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Online FredJ9

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Spring rate dilemma
« on: April 04, 2018, 07:47:57 PM »
I've had my new, old stock '15 Tiger Explorer for a month and a half now. I'm going to upgrade my fork and shock springs to suit my/our weight. I'm having issues calculating spring weights due to the massive weight variances. Just me, 230lbs geared up. Add my better half, 380lbs geared up. With all luggage and geared up for a trip, I calculate around 480lbs which is a touch over max payload of 467lbs.
Half of my riding will be solo (230lbs payload). A quarter will be with the Mrs (380lbs). And the remaining quarter will be a 480lb payload.
Given these payloads, what weight do you recommend I use to calculate fork and spring rates?
My gut tells me to figure 400 lbs and play with payload.
My Son works for Eibach who produces most springs for the auto/motorcycle industury. He's looking into it as well.

Offline vsteel

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Re: Spring rate dilemma
« Reply #1 on: April 05, 2018, 03:38:44 AM »
I would go with your gut and do the 400 since that will cover a lot of your riding.  When you are fully loaded you are less likely to be tearing through rough terrain so being a little under sprung then won't be as big of an issue.


Offline mjab

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Re: Spring rate dilemma
« Reply #2 on: April 05, 2018, 09:12:22 AM »
*Originally Posted by FredJ9 [+]
I've had my new, old stock '15 Tiger Explorer for a month and a half now. I'm going to upgrade my fork and shock springs to suit my/our weight. I'm having issues calculating spring weights due to the massive weight variances. Just me, 230lbs geared up. Add my better half, 380lbs geared up. With all luggage and geared up for a trip, I calculate around 480lbs which is a touch over max payload of 467lbs.
Half of my riding will be solo (230lbs payload). A quarter will be with the Mrs (380lbs). And the remaining quarter will be a 480lb payload.
Given these payloads, what weight do you recommend I use to calculate fork and spring rates?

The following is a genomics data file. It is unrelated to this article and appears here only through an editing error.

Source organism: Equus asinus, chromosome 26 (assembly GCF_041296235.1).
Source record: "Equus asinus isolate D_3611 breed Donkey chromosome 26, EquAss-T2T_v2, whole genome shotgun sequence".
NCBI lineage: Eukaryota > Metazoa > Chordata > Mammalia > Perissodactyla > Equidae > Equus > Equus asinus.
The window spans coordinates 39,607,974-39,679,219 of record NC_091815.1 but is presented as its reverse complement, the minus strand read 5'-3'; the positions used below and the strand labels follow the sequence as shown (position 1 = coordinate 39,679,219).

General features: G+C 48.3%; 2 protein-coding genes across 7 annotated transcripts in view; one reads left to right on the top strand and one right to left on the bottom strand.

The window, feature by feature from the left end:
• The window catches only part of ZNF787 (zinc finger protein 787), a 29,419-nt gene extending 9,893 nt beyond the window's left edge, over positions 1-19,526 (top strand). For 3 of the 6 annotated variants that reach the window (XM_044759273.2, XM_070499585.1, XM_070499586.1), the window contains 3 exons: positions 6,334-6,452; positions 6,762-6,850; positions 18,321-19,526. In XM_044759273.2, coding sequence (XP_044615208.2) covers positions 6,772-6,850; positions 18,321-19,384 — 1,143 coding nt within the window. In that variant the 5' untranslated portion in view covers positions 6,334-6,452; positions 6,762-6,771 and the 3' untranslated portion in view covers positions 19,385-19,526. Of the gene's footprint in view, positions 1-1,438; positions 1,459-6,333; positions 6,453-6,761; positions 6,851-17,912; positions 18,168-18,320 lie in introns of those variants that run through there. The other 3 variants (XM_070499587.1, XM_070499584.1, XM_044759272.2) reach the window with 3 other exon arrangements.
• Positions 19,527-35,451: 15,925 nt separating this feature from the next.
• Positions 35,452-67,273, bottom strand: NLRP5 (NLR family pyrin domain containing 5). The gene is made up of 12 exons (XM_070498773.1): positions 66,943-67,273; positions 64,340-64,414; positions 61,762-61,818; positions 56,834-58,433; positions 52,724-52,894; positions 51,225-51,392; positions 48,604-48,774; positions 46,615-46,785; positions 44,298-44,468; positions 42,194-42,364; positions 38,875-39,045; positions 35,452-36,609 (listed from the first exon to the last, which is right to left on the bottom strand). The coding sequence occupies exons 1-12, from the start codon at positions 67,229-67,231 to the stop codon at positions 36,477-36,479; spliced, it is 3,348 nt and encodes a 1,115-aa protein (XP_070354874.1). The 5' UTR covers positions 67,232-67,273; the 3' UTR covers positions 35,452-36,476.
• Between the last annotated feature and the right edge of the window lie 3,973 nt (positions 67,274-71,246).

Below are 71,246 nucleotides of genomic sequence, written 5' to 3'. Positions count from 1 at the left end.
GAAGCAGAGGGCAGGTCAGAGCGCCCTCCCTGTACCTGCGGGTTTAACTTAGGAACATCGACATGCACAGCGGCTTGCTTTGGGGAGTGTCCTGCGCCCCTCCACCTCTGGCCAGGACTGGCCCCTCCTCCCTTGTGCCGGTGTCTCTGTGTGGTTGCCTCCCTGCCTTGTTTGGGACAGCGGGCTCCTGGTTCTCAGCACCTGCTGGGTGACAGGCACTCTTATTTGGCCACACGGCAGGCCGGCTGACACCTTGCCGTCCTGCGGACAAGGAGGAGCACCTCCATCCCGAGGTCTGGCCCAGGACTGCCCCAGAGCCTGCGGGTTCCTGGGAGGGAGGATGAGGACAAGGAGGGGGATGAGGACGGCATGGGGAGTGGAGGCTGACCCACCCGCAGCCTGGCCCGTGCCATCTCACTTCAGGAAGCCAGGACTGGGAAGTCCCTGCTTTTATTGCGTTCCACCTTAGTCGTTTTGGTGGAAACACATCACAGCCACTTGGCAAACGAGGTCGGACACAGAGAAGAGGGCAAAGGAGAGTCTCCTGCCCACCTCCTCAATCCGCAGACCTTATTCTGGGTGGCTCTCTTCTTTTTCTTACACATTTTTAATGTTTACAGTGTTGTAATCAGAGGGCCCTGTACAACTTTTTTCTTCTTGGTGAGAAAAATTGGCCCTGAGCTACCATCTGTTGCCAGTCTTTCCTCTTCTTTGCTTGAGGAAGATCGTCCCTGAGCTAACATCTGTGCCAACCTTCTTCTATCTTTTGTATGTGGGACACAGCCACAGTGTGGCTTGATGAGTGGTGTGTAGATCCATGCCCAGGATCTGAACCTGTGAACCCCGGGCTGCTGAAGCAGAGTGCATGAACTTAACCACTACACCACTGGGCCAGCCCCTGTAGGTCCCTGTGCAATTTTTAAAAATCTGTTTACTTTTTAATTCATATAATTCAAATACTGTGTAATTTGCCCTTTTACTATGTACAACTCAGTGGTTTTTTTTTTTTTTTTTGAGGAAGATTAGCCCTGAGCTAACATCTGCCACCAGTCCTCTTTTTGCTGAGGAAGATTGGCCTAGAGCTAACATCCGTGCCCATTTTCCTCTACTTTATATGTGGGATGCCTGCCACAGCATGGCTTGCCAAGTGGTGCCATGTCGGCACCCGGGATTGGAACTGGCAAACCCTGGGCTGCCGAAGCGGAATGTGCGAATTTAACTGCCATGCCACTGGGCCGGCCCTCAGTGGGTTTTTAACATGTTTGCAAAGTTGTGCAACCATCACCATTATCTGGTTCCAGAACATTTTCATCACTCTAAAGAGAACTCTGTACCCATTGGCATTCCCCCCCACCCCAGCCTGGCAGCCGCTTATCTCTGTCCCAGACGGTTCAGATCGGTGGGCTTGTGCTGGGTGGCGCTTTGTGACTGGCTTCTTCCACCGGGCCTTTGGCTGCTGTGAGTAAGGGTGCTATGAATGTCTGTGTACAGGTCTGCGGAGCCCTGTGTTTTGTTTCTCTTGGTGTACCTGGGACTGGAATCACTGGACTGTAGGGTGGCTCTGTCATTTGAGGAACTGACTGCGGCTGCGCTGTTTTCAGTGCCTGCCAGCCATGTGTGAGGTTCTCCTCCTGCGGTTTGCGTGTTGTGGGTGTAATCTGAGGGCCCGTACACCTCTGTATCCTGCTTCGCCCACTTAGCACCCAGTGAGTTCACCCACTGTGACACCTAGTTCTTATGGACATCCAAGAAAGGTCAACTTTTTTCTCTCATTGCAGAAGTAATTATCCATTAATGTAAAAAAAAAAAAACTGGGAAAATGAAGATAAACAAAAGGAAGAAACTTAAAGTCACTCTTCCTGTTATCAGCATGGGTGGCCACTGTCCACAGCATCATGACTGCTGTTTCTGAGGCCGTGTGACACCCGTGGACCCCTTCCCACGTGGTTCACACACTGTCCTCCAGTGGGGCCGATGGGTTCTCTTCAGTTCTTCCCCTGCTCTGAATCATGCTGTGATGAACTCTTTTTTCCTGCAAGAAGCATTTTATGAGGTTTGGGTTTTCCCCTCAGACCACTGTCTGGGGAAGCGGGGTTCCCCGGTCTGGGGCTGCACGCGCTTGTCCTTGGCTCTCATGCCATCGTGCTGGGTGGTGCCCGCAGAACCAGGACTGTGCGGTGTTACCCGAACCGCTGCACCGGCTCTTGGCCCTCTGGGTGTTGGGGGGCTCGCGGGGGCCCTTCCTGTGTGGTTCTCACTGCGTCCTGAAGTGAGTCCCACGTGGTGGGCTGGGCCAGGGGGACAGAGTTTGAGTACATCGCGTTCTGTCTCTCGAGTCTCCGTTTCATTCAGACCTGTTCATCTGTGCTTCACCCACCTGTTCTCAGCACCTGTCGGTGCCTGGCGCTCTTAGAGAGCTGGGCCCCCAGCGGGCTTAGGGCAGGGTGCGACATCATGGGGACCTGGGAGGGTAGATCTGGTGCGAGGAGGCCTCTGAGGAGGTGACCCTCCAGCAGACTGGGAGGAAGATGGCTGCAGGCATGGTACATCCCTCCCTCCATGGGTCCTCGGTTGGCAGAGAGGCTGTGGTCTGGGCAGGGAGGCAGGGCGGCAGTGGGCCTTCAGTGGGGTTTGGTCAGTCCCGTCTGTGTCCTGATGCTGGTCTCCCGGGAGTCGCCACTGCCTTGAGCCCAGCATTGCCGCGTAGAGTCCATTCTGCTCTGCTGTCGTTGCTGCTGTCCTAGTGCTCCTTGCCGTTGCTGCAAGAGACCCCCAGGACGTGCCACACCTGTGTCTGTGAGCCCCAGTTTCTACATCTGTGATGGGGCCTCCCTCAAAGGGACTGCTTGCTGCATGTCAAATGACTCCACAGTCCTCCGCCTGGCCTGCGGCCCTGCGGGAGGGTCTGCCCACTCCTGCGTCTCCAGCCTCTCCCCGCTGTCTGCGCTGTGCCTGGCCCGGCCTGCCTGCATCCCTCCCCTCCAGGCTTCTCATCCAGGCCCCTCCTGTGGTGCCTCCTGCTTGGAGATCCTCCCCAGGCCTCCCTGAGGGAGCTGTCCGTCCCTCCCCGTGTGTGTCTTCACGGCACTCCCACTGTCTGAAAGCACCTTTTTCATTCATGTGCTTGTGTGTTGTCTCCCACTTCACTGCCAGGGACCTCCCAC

My gut tells me to figure 400 lbs and play with payload.
My Son works for Eibach who produces most springs for the auto/motorcycle industury. He's looking into it as well.

I had a similar scenario. My weight, pillion weight and pillion+ luggage weight.
I changed to a Nitron R1 shocjk with remote adjuster so pre-load can be adjusted for the different weights.
Saved me a fortune as my Gen 1 is far better now than a 2 or 3 so no need to upgrade and lose shed loads on the value of mine
4 wheels move the body
2 wheels move the soul

Online XCaTel

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Re: Spring rate dilemma
« Reply #3 on: April 05, 2018, 12:52:49 PM »
Go with 230lbs as your minimum weight with a nearly minimal preload and a spring rate that will cope with your range with nearly max preload. First you have to decide what your target SAG/Bike attitude is though. A decent suspension specialist should be able to advise on the required spring rate. Spring change only MAY be a little disappointing, the stronger spring MAY overwhelm your damping which would of been selected based on the original spring fitted. Hence others advice on a complete new shock. It is the rear that will be mostly affected by weight, if on a budget just try the rear first, you may well get away with leaving the front well alone, I did on my last bike. Have you measured your SAG with just you and then your max weight yet, it just helps you to understand how much the preload is being tested in the first place to inform your future choices.